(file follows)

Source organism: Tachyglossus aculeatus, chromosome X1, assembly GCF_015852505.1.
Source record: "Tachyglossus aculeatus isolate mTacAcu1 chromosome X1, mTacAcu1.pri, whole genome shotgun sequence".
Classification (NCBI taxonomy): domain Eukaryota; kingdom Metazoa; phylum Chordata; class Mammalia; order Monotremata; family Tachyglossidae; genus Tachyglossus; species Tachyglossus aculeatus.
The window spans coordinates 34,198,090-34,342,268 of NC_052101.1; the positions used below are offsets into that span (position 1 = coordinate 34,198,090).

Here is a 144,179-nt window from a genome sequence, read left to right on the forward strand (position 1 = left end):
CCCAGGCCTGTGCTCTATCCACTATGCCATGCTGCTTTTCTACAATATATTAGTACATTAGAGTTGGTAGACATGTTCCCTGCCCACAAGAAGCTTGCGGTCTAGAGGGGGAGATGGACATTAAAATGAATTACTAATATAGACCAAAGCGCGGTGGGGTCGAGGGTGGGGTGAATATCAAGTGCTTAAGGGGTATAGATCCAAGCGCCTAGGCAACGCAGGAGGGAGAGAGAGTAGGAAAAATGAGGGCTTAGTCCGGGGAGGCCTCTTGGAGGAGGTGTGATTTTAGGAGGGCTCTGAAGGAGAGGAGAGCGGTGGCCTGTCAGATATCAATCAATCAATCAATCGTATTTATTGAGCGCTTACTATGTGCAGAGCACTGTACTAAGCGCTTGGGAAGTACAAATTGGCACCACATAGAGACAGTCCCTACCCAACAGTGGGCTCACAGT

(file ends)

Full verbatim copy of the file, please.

Source organism: Tachyglossus aculeatus, chromosome X1, assembly GCF_015852505.1.
Source record: "Tachyglossus aculeatus isolate mTacAcu1 chromosome X1, mTacAcu1.pri, whole genome shotgun sequence".
Classification (NCBI taxonomy): domain Eukaryota; kingdom Metazoa; phylum Chordata; class Mammalia; order Monotremata; family Tachyglossidae; genus Tachyglossus; species Tachyglossus aculeatus.
The window spans coordinates 34,198,090-34,342,268 of NC_052101.1; the positions used below are offsets into that span (position 1 = coordinate 34,198,090).

Here is a 144,179-nt window from a genome sequence, read left to right on the forward strand (position 1 = left end):
CCCAGGCCTGTGCTCTATCCACTATGCCATGCTGCTTTTCTACAATATATTAGTACATTAGAGTTGGTAGACATGTTCCCTGCCCACAAGAAGCTTGCGGTCTAGAGGGGGAGATGGACATTAAAATGAATTACTAATATAGACCAAAGCGCGGTGGGGTCGAGGGTGGGGTGAATATCAAGTGCTTAAGGGGTATAGATCCAAGCGCCTAGGCAACGCAGGAGGGAGAGAGAGTAGGAAAAATGAGGGCTTAGTCCGGGGAGGCCTCTTGGAGGAGGTGTGATTTTAGGAGGGCTCTGAAGGAGAGGAGAGCGGTGGCCTGTCAGATATCAATCAATCAATCAATCGTATTTATTGAGCGCTTACTATGTGCAGAGCACTGTACTAAGCGCTTGGGAAGTACAAATTGGCACCACATAGAGACAGTCCCTACCCAACAGTGGGCTCACAGT